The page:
Despite the fact that he is human, the priest then makes a valiant effort to be as spiritual as possible. Indeed, his awareness of his flawed nature inspires the priest to greater acts of courage and faith than might have been possible otherwise. The focus for the reader is then also that the priest is highly spiritual despite of and perhaps also because of his flaws. He is an example that inspires those he leaves behind to follow in his footsteps. The same is true of the priests who helped bring about political independence in Mexico, who can be seen as background inspiration for Greene's main character. Everything that the priest strives for in the novel is based upon his religious fervor. This can also be seen in the actions of the clergy in bringing about independence in Spain. This episode in the history of Mexico is evidence of persons wishing to bring about the best possible solution for their country, while in effect creating unforeseen disasters.
In Mexico, religion and politics were integrated in that clergymen fought with their countrymen to bring about revolutionary change. Indeed, priests saw this as part of their duty to those depending on them to make life easier. This is the same paradigm that Greene's main character operates from. This, rather than any personal flaws, is what makes him a hero and a martyr in the eyes of those whose lives he touches.
Col. Agustin Iturbide used his alliance with leading clergymen such as bishops and prominent priests in order to unite his troops and convince others to declare independence from Spain in 1820. According to Murray, the motivation for the involvement of religious leaders in this battle was based in the fact that they saw their people's right to practice religion as being threatened by Spain. For Graham's priest, the threat also came from political forces. His attempts to flee were hampered by the need he saw around him. This is the same ideal that the priests in Mexico used as the basis for their fight.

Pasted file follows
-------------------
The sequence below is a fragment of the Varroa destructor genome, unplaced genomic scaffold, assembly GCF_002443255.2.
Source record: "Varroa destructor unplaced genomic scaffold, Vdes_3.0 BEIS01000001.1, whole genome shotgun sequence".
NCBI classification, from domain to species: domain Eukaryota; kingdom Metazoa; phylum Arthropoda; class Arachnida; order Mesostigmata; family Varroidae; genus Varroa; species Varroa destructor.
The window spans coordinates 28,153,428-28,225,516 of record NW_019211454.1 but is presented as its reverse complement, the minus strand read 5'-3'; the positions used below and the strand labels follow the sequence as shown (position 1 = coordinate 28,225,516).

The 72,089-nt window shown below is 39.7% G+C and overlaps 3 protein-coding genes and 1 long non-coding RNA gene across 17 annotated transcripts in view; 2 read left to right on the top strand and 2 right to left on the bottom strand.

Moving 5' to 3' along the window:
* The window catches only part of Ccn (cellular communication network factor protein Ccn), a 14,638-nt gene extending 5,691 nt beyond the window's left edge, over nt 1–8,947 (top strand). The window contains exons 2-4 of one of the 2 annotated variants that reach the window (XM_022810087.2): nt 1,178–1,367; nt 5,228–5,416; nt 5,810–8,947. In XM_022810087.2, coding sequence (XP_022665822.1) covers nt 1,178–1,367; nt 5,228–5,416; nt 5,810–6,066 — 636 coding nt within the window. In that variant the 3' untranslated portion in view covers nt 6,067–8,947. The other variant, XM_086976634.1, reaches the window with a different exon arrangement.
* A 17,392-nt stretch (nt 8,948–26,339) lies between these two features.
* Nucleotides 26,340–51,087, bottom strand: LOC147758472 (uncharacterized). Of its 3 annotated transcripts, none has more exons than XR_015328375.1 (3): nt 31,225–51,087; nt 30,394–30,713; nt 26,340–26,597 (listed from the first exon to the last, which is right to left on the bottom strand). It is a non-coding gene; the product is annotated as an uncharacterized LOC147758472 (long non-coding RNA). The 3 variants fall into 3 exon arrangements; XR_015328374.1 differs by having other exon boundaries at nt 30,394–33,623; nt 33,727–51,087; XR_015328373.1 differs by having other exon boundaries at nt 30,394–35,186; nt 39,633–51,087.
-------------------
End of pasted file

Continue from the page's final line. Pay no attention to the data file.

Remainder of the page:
September 27, 1821 saw independence from Spain for Mexico (Murray), but also proved disastrous for the Church. Missionary, educational and social work that were built up at great cost, suffered under the social upheaval brought about by the new independence paradigm. Iturbide, although proclaimed both Emperor and Archbishop Fonte, left for Spain never to return, and left the Mexican Church leaderless for years.
On the surface however, the Church was in a good position, as Catholicism was the only religion to be tolerated in Mexico. Increasing scandals were however created by inside bickering among the clergy, whereas many others abdicated to other religious sects. Other instabilities include the arrival of the Masonic groups that attempted to remove the Church from its position in Mexican life. Politically, parties also attempted a complete separation between Church and state. After 1955 the Church's position came to increasing danger, as the government kept interfering with church matters such as worship and religious freedom. This interference later became full-blown persecution, as further rifts between Church and State became evident. At its worst, this entailed the confiscation of three centuries worth of church-owned treasures by the government. It is with this premise that Greene wrote his novel.